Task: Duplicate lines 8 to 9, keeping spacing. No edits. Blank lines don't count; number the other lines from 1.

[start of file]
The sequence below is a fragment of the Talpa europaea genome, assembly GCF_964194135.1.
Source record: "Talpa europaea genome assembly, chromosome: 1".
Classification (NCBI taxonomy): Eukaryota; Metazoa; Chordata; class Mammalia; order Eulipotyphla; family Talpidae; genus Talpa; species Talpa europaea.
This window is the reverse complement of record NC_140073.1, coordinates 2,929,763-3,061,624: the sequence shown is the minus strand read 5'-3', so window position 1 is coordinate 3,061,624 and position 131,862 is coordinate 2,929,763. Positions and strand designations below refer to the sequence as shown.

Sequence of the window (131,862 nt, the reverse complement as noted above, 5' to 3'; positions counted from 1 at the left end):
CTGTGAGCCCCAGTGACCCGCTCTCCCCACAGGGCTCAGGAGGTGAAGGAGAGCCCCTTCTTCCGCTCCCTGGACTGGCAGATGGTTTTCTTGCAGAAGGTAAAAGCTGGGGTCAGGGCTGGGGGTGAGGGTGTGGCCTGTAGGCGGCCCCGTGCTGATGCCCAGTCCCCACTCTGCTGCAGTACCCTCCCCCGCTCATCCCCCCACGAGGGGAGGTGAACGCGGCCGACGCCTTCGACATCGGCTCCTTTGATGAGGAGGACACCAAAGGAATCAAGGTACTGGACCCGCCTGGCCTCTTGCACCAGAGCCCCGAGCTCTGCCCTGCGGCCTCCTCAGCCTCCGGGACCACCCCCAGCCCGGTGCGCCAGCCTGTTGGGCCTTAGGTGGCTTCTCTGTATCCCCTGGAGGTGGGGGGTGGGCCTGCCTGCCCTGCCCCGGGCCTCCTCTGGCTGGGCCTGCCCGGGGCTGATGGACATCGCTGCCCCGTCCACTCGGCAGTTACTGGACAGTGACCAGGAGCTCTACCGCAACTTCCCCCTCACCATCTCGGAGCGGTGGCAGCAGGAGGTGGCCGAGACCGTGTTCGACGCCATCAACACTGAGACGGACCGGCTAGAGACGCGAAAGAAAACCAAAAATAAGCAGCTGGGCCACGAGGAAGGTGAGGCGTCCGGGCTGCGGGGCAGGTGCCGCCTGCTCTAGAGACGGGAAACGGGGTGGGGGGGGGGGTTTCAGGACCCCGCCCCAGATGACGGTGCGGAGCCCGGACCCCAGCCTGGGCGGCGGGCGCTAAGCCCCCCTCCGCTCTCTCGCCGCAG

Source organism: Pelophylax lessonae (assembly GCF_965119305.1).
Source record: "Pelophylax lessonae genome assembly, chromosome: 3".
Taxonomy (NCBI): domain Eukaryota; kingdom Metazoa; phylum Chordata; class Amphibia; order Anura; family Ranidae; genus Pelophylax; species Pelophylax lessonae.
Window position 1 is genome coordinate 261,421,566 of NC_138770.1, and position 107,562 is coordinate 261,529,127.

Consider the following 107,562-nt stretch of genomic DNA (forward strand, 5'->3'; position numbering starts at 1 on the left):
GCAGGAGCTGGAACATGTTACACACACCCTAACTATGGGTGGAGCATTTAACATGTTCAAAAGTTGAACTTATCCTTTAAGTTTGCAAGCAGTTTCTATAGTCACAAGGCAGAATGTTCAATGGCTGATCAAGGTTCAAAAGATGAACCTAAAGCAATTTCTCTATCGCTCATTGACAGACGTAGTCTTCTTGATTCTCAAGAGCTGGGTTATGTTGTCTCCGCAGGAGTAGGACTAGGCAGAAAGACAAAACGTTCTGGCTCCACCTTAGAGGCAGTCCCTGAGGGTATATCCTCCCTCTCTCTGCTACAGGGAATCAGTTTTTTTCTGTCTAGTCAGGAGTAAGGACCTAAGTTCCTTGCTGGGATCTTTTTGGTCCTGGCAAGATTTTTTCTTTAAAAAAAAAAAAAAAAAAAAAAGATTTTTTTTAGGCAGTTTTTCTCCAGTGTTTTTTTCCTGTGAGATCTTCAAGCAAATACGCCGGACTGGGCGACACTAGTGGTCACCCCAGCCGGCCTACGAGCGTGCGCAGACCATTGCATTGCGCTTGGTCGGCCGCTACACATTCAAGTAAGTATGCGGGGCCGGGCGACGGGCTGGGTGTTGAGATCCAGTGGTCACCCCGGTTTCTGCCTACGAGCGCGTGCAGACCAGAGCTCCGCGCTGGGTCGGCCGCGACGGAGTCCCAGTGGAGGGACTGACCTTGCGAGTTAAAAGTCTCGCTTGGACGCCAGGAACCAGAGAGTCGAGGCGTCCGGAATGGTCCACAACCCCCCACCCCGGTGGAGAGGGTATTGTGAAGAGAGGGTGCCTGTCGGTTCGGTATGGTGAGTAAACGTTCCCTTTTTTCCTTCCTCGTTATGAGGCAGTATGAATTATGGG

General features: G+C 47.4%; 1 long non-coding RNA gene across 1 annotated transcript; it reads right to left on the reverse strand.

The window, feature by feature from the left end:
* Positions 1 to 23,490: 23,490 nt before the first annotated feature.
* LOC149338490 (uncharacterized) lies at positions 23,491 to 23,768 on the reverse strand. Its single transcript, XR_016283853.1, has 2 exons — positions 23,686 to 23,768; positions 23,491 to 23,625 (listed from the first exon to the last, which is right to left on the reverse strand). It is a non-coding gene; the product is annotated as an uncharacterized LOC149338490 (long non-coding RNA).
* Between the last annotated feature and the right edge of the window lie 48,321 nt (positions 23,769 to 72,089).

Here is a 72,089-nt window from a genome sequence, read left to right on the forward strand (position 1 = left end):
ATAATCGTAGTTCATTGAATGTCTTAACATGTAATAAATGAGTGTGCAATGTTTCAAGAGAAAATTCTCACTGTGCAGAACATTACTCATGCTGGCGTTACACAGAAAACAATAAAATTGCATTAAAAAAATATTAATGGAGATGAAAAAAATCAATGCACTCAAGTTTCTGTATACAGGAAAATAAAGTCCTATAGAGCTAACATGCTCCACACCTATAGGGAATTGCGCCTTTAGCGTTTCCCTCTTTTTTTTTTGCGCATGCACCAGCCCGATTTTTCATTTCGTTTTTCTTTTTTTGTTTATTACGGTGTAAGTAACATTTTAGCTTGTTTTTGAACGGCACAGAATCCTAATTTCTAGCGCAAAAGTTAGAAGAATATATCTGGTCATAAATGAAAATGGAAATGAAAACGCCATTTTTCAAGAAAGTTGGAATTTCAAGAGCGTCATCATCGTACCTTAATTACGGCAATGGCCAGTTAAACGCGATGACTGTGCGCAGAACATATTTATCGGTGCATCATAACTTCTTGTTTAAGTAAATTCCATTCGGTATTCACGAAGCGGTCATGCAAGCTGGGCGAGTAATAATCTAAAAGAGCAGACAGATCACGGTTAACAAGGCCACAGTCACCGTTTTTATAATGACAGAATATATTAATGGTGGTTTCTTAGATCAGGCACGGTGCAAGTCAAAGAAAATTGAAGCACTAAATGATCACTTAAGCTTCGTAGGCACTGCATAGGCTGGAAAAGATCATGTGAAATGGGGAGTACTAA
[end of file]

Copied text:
Source record: "Pelophylax lessonae genome assembly, chromosome: 3".
Taxonomy (NCBI): domain Eukaryota; kingdom Metazoa; phylum Chordata; class Amphibia; order Anura; family Ranidae; genus Pelophylax; species Pelophylax lessonae.